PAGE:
Pre-pandemic there was an even split between buyers who purchased a multi-generational home for aging parents and for adult children boomeranging back or never leaving. Now the top reason to purchase a multi-generational home is for aging parents to move into the home.
During the great recession, we saw an uptick in young people moving back home this trend is more about giving the older generations a place to live.
Multi-generational housing is pretty scarce but existing housing can be modified. I grew up in a multi-generational household. My parents had an addition put on the back of the house so that my grandmother could live with us. She had her own entrance bed, bath, and sitting room just off the kitchen.
When my mother was growing up her grandmother lived with them in a spare bedroom.
This year challenged us to reprioritize everything – from the way we use our time to where we work, how we socialize and gather together, and our needs at home. For many, this also meant making decisions about how to best support and engage with our extended families, near and far.
In some cases, we weren’t able to see our relatives and loved ones who were living in senior facilities. In others, maybe older children moved back home. Jessica Lautz, Vice President of Demographics and Behavioral Insights for the National Association of Realtors (NAR), says:
“A lot of families have an aging senior relative who was living independently or in senior care and wanted to move them into their home.”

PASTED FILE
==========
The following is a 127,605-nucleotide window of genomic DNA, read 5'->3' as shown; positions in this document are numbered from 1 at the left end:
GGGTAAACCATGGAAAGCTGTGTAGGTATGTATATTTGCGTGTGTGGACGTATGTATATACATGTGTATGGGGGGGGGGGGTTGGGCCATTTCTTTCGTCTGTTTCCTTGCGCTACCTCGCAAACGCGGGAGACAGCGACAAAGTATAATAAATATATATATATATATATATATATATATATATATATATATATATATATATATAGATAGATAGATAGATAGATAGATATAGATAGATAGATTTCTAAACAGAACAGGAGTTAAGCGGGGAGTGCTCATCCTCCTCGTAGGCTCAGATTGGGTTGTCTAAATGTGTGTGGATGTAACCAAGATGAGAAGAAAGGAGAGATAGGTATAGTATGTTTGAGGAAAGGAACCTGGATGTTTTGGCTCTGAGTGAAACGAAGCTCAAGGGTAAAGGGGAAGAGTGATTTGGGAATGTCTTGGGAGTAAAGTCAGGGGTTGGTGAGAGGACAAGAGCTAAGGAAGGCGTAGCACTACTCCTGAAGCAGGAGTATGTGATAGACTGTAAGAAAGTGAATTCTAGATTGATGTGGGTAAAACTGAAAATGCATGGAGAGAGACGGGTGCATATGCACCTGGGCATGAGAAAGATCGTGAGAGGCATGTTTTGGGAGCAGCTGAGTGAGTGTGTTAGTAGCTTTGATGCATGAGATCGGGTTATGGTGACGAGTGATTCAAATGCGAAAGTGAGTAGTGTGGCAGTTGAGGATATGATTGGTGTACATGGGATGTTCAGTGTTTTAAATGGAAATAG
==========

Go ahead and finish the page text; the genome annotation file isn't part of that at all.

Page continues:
These changes led to more Boston real estate buyers investing in multi-generational homes to accommodate more long-term plans. A multi-generational home, according to the 2020 Profile of Home Buyers and Sellers from NAR, is a home that has adult siblings, adult children over the age of 18, parents, and/or grandparents in the household.
A recent study from NAR shows that since the health crisis began, there’s been an increase in purchasing trends for homes that cater to this dynamic:
“Buyers who purchased after March were more likely to purchase a multi-generational home at 15% compared to 11% who purchased before April.”
There are many reasons for this uptick in preference toward multi-generational downtown Boston properties. The graph below shows the top two reasons and how they’ve increased this year:
More homeowners are making arrangements to accommodate their loved ones so they can safely take care of them at home. If you’re in a similar situation, let’s connect to discuss your options in our local area and maybe even have your whole family under one roof by early next year.
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